With my brain twisting and straining to be ever more creative I begin eyeing the cardboard tubes from the center of my toilet paper, positive that with the right imaginative flare I could turn it into a very exciting gift. Note, I wrote ‘flare’ not ‘flair’ because by this time, my brain is burning some odd genetic fuel that got its start in the Great Depression and was preached to me by my maternal grandmother. I am fairly certain that if they had only had toilet paper back when she was young my grandmother would have invented 200 really amazing gift ideas to be made using those cardboard tubes.
I have actually, over the years used the center from rolls of toilet paper to make Little-Drummer-Boy drum ornaments for our tree. As you can see from the photo above, I have also placed a cardboard roll in a used knee-high nylon with some scented bath salts and hung it from our toilet paper holder as a cheap room-deodorizer. More recently I have filled a shoebox with these empty tubes all standing on end, stuffed them with rolled up papers (torn pages from catalogs or old word-search books), and then poured melted wax over them to make fire-starters for our wood-stove. A couple of years ago I used them for starting plants – put some newspaper in the bottom of a small box, fill the box with the empty tubes, pour potting soil into each tube, tuck a seed into the soil, water them, and keep them in a warm sunny place until you can plant your seedlings in the garden – empty paper cups from fast-food places works for this as well. I keep looking at that picture, wondering if I could paint those empty tubes that I have stacked on top of the toilet paper and make a cardboard cannon out of them – maybe for an Independence day decoration?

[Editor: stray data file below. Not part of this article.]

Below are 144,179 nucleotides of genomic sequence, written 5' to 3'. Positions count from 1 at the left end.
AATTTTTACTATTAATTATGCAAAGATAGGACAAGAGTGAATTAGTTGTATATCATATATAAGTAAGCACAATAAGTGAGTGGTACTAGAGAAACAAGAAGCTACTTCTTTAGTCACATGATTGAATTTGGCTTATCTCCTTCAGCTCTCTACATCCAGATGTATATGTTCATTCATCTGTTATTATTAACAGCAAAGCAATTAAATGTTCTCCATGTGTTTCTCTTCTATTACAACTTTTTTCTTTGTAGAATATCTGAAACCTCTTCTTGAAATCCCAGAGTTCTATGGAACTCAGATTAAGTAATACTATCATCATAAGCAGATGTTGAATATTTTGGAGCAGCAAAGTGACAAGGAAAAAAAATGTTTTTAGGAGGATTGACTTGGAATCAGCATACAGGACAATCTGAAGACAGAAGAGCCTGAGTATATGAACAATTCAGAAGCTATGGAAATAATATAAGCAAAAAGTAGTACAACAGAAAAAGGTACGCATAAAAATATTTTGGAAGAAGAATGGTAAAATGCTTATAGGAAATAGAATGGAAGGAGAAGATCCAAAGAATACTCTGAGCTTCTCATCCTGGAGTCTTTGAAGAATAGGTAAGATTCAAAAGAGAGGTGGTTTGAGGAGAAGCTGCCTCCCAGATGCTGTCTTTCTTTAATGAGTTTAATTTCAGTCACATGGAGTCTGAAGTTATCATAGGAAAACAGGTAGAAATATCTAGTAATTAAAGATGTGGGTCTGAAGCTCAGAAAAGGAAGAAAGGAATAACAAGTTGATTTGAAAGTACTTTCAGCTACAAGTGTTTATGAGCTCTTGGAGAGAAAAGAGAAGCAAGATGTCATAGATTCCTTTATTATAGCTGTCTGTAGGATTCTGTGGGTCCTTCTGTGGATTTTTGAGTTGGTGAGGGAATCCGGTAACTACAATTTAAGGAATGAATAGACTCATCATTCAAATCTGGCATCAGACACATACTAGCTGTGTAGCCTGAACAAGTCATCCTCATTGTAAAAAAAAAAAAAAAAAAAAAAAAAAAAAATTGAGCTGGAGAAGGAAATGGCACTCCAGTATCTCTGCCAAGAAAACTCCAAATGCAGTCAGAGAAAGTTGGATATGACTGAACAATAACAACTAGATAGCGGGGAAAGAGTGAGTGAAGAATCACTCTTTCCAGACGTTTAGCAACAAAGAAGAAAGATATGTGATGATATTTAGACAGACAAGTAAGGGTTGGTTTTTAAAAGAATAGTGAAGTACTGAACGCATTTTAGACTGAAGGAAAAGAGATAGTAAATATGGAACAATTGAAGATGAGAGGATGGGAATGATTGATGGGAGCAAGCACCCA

I have saved the little cardboard boxes that some of our Halloween candy comes in, turned the boxes inside out and glued them back together, and wrapped them in netting tied with a bow and called that a Christmas tree ornament. The Christmas we had a puppy and a kitten living at our house I even made all of our ornaments from felt because the tree kept getting knocked over and I didn’t want to keep cleaning up glass from broken “real” ornaments. First I made ornaments from homemade play-dough – they looked so nice the puppy ate them and then was sick all over the living room from the salt in the dough – then I made the ornaments out of felt because the dog wasn’t interested in eating felt and I was really tired of cleaning the floor.
That brings me to a thought that is perhaps the core of my personal frugality – laziness. I can be frugal as long as it is as easy as spending money. If my dinner can be on the table faster at home than if I were to go out – then I will make that hamburger stew with canned vegetables. If making my own unbreakable ornaments saves me from cleaning up (or stepping on) broken glass then hand me the felt, the scissors, and some glue! And sometimes what I am saved is the effort of guilt – I don’t have to feel as guilty for eating all those Milk Duds from the candy bowl if I used the boxes they came in to make Christmas ornaments!
So, what have your odd moments of frugality saved you? I do hope you will tell me. Maybe I will learn something.
Part Two – The Temporarily Frugal Life coming up next.